Here is a young oriole learning the ropes of self-sufficiency. There have been three babes in the tree at once and I'm trilled to see them.
This is about the only time that I see cedar waxwings, and we'll often have 5 or more in the tree at once. This is a male in breeding plumage.
I've seen two young red-bellied woodpeckers in the mulberry. This one was calling mom, who was none too happy about being bothered, and shortly after this came flying up and chased the youngster away. Guess her work raising her brood is done!
Cardinals abound in the mulberry too.
I was surprised to see king birds--I had no idea that we had any around here, I've always seen them near water. I originally thought these were young tree swallows, but the swallow has a much smaller bill and no white on the tail. A new species for the Farley Road bird list!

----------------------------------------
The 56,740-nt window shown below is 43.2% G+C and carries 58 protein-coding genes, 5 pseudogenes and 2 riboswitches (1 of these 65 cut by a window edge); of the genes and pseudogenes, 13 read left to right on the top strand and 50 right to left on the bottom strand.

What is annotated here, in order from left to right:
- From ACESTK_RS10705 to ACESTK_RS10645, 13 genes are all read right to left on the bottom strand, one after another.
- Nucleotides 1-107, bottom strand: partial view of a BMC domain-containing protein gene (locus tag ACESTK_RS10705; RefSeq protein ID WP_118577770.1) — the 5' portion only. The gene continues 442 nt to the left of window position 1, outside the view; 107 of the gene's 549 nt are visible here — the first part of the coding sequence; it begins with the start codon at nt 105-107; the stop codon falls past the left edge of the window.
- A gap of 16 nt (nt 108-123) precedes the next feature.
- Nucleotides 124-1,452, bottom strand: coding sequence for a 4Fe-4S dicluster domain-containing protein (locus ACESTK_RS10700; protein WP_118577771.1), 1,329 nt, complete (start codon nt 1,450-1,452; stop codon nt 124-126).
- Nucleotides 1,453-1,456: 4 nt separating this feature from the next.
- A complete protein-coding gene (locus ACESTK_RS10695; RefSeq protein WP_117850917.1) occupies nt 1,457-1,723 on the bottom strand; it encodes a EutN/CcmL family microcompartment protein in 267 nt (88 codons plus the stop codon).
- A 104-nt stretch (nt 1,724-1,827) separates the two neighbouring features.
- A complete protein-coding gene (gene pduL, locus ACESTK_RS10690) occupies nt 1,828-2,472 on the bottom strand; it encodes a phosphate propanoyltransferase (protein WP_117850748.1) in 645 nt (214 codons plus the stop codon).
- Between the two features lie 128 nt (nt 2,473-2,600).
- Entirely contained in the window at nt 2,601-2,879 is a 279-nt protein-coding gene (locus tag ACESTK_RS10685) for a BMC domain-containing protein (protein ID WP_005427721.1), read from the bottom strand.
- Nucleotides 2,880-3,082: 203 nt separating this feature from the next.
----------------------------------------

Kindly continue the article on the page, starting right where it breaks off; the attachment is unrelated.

Here a female red-bellied woodpecker has words with (I think) a young starling.
So before you have trees and shrubs removed because they make a mess on your patio, think about all the life they support. We lost a good chunk out of this tree in the spring during a storm, and I hope that it heals itself and hangs on for a good long while. We would lose so much life from our backyard if we lost this tree, and the birds and animals that sustain themselves with it's bounty every year would lose, too.